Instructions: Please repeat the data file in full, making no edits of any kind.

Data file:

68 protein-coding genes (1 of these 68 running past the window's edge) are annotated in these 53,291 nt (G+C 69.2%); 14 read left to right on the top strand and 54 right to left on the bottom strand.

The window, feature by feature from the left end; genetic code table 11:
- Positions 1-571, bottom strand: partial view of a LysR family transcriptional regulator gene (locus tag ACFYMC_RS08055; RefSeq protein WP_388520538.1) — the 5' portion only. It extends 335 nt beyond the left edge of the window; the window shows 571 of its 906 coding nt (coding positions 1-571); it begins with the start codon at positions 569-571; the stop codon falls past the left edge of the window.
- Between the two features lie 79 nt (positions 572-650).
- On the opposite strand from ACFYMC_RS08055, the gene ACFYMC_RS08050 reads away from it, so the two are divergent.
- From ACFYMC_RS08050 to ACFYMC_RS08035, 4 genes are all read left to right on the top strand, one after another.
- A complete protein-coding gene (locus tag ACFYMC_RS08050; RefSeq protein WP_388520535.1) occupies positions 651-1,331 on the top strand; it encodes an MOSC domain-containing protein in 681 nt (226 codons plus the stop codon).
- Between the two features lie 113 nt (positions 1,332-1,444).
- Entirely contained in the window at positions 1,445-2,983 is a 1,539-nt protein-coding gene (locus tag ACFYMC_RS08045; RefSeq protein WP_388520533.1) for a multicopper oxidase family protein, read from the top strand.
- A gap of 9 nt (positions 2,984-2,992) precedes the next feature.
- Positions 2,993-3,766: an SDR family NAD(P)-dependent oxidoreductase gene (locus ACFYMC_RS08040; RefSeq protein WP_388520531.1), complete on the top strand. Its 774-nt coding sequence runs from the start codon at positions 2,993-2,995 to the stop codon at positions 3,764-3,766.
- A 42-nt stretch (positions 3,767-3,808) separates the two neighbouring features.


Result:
68 protein-coding genes (1 of these 68 running past the window's edge) are annotated in these 53,291 nt (G+C 69.2%); 14 read left to right on the top strand and 54 right to left on the bottom strand.

The window, feature by feature from the left end; genetic code table 11:
- Positions 1-571, bottom strand: partial view of a LysR family transcriptional regulator gene (locus tag ACFYMC_RS08055; RefSeq protein WP_388520538.1) — the 5' portion only. It extends 335 nt beyond the left edge of the window; the window shows 571 of its 906 coding nt (coding positions 1-571); it begins with the start codon at positions 569-571; the stop codon falls past the left edge of the window.
- Between the two features lie 79 nt (positions 572-650).
- On the opposite strand from ACFYMC_RS08055, the gene ACFYMC_RS08050 reads away from it, so the two are divergent.
- From ACFYMC_RS08050 to ACFYMC_RS08035, 4 genes are all read left to right on the top strand, one after another.
- A complete protein-coding gene (locus tag ACFYMC_RS08050; RefSeq protein WP_388520535.1) occupies positions 651-1,331 on the top strand; it encodes an MOSC domain-containing protein in 681 nt (226 codons plus the stop codon).
- Between the two features lie 113 nt (positions 1,332-1,444).
- Entirely contained in the window at positions 1,445-2,983 is a 1,539-nt protein-coding gene (locus tag ACFYMC_RS08045; RefSeq protein WP_388520533.1) for a multicopper oxidase family protein, read from the top strand.
- A gap of 9 nt (positions 2,984-2,992) precedes the next feature.
- Positions 2,993-3,766: an SDR family NAD(P)-dependent oxidoreductase gene (locus ACFYMC_RS08040; RefSeq protein WP_388520531.1), complete on the top strand. Its 774-nt coding sequence runs from the start codon at positions 2,993-2,995 to the stop codon at positions 3,764-3,766.
- A 42-nt stretch (positions 3,767-3,808) separates the two neighbouring features.